Recently, an exasperated top media executive asked me a question: “What is a progressive media company to do to keep their people happy?” He ticked through the various programs the company had in place, its strong culture, comparatively good pay. It is a discussion that plays out in most conversations with top execs. No matter where the starting point, conversations tend to veer to issues that make up the wild world of the modern work experience.
For years, these issues — entitled and flaky employees, infantilized work cultures (thanks Google), constant pestering for unearned promotions — were best filed under “WTF millennial.” Now, however, it’s clear that the changed nature of work and the office is more than yet another skirmish in the rolling generational wars. For starters, millennials aren’t new to the workforce, they’re your boss. The oldest millennials are now 38. Instead, younger workers have caused a reexamination of the place of work in a fulfilled life. There is a broad rejection of many aspects of work that were taken for granted for too long.
On the surface, this is a strange time for a bottom-up revolt. Few people would have predicted the revival of unions in media a decade ago. In the time since the financial crisis, the economy has shed many jobs in certain sectors — manufacturing, apparel, media — but it has added many more. The U.S. economy is at functionally negative unemployment. There are more jobs than people to fill them. The U.S. gross domestic product has expanded for over a decade. And yet there is roiling discontent. This baffles many bosses.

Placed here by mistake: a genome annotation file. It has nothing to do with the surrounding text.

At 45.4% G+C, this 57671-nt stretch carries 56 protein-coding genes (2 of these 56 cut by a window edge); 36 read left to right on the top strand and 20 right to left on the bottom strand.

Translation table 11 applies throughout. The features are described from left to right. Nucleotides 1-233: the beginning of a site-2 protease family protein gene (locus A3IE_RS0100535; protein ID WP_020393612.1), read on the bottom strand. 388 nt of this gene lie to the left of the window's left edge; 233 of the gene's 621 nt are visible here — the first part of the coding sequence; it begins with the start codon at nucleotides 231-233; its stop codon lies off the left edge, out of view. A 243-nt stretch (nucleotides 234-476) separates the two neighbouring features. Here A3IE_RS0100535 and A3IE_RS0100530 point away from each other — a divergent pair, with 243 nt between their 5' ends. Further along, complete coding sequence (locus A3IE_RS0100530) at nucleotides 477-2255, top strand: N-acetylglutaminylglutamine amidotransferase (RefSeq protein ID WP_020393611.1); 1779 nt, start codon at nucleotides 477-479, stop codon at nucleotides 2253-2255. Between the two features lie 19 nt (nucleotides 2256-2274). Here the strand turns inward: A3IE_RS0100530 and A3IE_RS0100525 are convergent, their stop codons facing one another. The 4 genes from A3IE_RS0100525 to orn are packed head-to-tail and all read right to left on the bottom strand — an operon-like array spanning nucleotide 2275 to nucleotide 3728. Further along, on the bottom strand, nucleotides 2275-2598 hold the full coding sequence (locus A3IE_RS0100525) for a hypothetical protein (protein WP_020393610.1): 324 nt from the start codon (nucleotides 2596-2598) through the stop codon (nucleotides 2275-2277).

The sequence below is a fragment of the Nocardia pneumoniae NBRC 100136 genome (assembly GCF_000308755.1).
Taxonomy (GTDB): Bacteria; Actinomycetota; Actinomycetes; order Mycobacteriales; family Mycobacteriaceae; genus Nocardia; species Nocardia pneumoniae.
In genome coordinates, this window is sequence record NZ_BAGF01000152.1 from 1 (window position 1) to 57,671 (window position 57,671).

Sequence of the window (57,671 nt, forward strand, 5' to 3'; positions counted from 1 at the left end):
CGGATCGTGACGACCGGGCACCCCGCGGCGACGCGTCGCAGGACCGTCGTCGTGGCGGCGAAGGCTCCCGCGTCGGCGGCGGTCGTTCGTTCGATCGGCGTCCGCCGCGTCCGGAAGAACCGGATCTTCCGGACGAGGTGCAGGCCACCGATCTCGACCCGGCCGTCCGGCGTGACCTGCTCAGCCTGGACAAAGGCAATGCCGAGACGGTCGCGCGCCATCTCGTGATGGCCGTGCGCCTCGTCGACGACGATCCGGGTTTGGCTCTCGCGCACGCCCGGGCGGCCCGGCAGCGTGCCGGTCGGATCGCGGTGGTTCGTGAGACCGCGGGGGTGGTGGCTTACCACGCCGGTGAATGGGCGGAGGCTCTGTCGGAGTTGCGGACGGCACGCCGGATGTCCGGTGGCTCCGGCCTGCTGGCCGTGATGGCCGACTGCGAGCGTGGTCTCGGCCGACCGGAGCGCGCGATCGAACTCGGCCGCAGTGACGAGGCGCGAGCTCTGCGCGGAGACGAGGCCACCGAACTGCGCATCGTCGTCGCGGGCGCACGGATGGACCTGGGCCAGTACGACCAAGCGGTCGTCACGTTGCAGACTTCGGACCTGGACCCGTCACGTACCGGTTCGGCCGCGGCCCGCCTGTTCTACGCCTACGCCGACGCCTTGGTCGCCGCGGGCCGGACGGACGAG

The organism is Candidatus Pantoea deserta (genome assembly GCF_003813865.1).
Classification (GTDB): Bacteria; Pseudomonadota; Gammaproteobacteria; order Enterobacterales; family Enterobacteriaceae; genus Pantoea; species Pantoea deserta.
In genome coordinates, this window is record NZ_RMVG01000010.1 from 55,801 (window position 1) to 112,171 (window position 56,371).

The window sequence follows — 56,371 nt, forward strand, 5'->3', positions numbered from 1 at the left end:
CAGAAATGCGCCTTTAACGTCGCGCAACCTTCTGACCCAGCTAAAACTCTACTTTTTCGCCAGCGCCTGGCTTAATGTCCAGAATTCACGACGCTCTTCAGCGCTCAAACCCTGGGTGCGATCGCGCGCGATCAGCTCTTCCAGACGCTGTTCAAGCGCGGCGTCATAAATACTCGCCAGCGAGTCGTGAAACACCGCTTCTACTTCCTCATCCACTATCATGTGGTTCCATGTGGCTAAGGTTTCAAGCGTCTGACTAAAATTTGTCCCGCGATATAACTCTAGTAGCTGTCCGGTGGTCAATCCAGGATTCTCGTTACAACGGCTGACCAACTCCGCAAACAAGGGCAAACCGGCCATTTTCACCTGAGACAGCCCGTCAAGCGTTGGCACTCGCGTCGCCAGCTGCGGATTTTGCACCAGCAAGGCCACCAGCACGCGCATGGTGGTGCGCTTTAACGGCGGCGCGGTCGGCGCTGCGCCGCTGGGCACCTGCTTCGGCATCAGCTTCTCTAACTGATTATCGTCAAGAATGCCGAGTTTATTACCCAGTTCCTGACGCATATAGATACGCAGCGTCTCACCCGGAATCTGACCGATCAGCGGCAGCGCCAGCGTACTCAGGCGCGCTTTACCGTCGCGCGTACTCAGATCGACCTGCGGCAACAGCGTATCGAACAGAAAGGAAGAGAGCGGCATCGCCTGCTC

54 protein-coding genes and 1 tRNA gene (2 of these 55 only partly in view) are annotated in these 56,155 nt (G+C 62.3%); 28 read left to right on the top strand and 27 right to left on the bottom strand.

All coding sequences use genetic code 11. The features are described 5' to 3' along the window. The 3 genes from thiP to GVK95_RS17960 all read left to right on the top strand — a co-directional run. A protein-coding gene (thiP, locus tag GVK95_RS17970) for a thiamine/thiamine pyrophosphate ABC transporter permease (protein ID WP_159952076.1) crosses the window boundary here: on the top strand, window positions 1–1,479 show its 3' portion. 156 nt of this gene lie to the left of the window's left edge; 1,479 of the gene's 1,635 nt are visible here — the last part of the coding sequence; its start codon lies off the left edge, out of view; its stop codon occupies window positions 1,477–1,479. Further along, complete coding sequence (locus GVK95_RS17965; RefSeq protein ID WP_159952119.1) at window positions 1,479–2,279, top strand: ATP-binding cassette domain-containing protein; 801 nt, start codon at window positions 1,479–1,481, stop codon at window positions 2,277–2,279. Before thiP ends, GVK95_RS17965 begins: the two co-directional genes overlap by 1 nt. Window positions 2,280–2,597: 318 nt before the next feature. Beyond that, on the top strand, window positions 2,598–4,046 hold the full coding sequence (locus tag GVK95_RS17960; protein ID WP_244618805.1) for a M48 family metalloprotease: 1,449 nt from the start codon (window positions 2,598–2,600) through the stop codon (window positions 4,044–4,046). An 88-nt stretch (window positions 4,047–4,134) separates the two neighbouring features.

What I told the exasperated exec over coffee is that, in my view, companies are being held accountable not just for their own shortcomings but the overall failures of an economic system that is patently out of whack. Younger people have simply felt the brunt of it more. They are graduating from college with a total of $1.6 trillion of outstanding student loan debt. Home ownership in many cities is an absurd fantasy. Yes, the S&P 500 is up 27% this year. That’s great for the half of Americans who own stock, but a junior employee struggling to pay rent doesn’t.
Companies themselves bear their fair share of the blame. Corporate profits have expanded to high levels. The 2017 tax cuts for companies expanded these even further. Some companies used the extra cash to pay down debt, some to pay dividends to shareholders or enact tax buybacks, few passed the extra cash in a meaningful way to workers. Too many workplaces have focused on “culture” in ways that are wearing thin for stretched employees. Endless activities can make the modern office feel like summer camp. The free snacks, outings and team building exercises are nice-to-haves, but they don’t make up for rising health care costs that are passed on to workers. Oh, and workers are onto the open-office scam being about saving costs, not fostering collaboration.
On a day-to-day level, many workers are also rejecting the entire idea of “suffering” as a requirement for getting ahead. Seasoned workers — that means older, by the way — love to regale the young on how they had to put up with untold amounts of humiliation and deprivation on their way up the career ladder. Their charges aren’t buying it, dismissing it instead with a terse “OK boomer.” And they have a point. The saga at luggage company — sorry, travel brand — Away is a great showcase of the divide. Steph Korey, Away’s CEO, who first stepped down, and now, has come back to helm the company, is simply a hard-charging startup exec in the views of her backers, often the well-off investor class. But to those not tweeting from their vacation homes, Korey’s vicious Slack messages were another corporate monster, taking her place on the org chart as license to behave atrociously to those without similar power.